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Skye Sweetnam
This 16-year-old Canadian is fast gaining popularity as one of musicís cool new rockers to watch out for. The Record presents an exclusive conversation with Skye Sweetnam.

The Record: In your song Hypocrite youíre being kind of psychic about the things that people would say about you when you were launched. Tell us more.
Skye Sweetnam: Yes, that song I wrote because I wanted to let everybody out there know that no matter what youíre going to say about me, Iím always going to do what I want, no matter what. And I kind of wanted to beat to the chase all the critics and the people that try to put you in a box, and say ĎI know youíre going to say mean things about me but Iím still going to do exactly what I wantí.

TR: And what is Sharada about?
SS: That song is about a girl that grows up and has a song stuck in her head and maybe she has a dream stuck in her head that she canít get out and she just drifts through everyday life and nobody really knows what sheís thinking about. And the word Ďsharadaí, some people take it as a name, like itís a name of a girl, for me it was just a sing-song word.

TR: How did you decide to do cover the Blondie song Heart Of Glass?
SS: I love that song and I just wanted to do my own version and show people that I love Deborah Harryís work and I think that people when they compare me to other artists, itís a jumping off point to say that I really admire this female rocker, sheís full of class and she really likes to rock. I also wanted for the younger generation who hasnít heard a lot of these songs in the past to start getting into older music because it is really really great.

TR: You do get compared a lot to some artists. What is your approach to that?
SS: I always say that it doesnít really affect me because I will let people say what they say and I know that everybody has their own opinions and thereís a lot of really great artists out there and itís really flattering sometimes to be compared to them. But sometimes it does get a little frustrating when people donít treat me like an individual. And my whole life Iíve really wanted to be an individual and find my own self and be a unique human being and some people wonít see that and thatís just the way there are. And you know what, I shouldnít feel bad because there are some people that want to get to know me, and there are some people that canít be bothered and just want to put you in a box and compare you to other people. I donít worry about that too much, I just keep doing what Iím doing.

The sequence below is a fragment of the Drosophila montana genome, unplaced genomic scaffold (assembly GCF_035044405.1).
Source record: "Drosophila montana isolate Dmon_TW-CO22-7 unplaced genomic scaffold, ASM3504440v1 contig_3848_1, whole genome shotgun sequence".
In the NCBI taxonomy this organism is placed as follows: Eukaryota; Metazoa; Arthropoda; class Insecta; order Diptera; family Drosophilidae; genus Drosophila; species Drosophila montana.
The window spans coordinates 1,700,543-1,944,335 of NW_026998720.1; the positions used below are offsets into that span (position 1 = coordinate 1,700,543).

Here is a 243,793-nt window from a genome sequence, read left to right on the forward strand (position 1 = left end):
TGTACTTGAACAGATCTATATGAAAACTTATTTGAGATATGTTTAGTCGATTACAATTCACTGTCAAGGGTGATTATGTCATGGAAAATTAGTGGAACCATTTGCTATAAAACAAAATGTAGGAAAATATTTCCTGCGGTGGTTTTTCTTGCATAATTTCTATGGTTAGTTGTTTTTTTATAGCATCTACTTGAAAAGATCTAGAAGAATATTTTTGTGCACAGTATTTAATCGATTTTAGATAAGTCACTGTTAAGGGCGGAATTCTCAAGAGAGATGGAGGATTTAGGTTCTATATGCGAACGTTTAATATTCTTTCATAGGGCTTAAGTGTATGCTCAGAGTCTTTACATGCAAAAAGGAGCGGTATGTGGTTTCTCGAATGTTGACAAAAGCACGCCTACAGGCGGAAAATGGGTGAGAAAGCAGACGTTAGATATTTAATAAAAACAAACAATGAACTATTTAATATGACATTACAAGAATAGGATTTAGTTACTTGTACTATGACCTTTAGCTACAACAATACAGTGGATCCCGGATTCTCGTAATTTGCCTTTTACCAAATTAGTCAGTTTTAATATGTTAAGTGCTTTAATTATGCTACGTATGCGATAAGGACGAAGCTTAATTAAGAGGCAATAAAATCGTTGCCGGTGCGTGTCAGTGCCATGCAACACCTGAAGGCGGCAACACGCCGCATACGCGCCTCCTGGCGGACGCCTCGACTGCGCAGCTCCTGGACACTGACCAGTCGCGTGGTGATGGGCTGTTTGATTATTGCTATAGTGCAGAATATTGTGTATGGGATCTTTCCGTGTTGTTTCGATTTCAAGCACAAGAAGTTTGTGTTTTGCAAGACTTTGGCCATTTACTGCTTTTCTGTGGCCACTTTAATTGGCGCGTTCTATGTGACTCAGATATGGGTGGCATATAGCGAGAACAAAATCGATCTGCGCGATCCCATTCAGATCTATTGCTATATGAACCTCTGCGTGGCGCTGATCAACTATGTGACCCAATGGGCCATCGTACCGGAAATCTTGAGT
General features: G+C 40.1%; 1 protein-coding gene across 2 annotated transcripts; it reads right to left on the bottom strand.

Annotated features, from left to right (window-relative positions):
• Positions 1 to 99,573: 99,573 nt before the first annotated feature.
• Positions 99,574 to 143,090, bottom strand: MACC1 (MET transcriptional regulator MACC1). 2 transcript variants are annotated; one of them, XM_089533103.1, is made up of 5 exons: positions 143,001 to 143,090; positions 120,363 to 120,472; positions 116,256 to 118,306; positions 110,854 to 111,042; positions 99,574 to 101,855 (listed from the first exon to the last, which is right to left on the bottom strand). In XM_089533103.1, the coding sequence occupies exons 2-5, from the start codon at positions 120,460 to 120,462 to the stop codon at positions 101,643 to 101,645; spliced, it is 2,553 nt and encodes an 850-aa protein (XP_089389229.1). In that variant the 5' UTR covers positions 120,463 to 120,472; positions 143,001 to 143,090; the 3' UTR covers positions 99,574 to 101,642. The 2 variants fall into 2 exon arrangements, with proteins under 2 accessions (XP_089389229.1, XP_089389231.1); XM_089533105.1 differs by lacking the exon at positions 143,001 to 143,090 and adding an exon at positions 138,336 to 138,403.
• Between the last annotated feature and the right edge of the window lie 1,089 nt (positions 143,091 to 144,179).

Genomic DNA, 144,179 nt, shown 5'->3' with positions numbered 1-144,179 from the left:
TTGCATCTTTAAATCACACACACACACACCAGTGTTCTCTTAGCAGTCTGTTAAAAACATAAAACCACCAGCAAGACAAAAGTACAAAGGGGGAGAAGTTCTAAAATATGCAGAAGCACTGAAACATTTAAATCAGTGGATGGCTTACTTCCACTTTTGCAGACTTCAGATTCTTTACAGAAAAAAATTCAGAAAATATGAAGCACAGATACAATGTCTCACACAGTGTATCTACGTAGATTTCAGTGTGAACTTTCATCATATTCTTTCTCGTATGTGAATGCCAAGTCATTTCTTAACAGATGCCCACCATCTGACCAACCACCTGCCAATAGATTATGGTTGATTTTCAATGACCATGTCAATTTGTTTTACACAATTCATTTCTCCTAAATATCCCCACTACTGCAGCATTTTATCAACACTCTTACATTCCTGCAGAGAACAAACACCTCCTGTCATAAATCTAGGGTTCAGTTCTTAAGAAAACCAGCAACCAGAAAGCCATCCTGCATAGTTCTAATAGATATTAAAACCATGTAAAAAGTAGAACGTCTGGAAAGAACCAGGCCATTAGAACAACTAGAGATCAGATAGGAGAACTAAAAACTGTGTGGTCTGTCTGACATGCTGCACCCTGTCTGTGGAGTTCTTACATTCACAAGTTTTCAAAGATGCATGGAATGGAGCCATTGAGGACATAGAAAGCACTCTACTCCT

TR: You were touring with Britney SpearsĖhow was that?
SS: A lot of fun. I got to play in front of thousands of people every single night! It was an amazing sound system and an amazing stage with one of the biggest pop icons of my time. It was great!

TR: Any interesting stories from that tour?
SS: I puked on a radio programmer. I was sick while touring and I had a radio interview and I just kind of vomited all over him. In Germany somewhere I think.

TR: Youíve been travelling to a lot of different places Ė have any of them specifically inspired new songs for you?
SS: A couple of instances where Iíve been inspired not just because Iíve been there but because I really wanted to go there. I wrote a song, itís not on the album, but itís called Tidal Wave. Actually I speak Japanese in it a little bit, and I talk about tsunamis and all that good stuff. Itís about being swallowed up by a tidal wave. Itís amazing. I really love Japan I love the style, the food, experiencing different cultures so for me it was a blast.


You can read the rest of our exclusive with Skye Sweetnam in the December 2004 issue of The Record Music Magazine available at your local newsagent.
ALSO IN THIS ISSUE:

U2
Shania Twain
Alanis Morissette
Fatboy Slim
Cliff Richard
Hilary Duff
Ali Haider
DJ Domino
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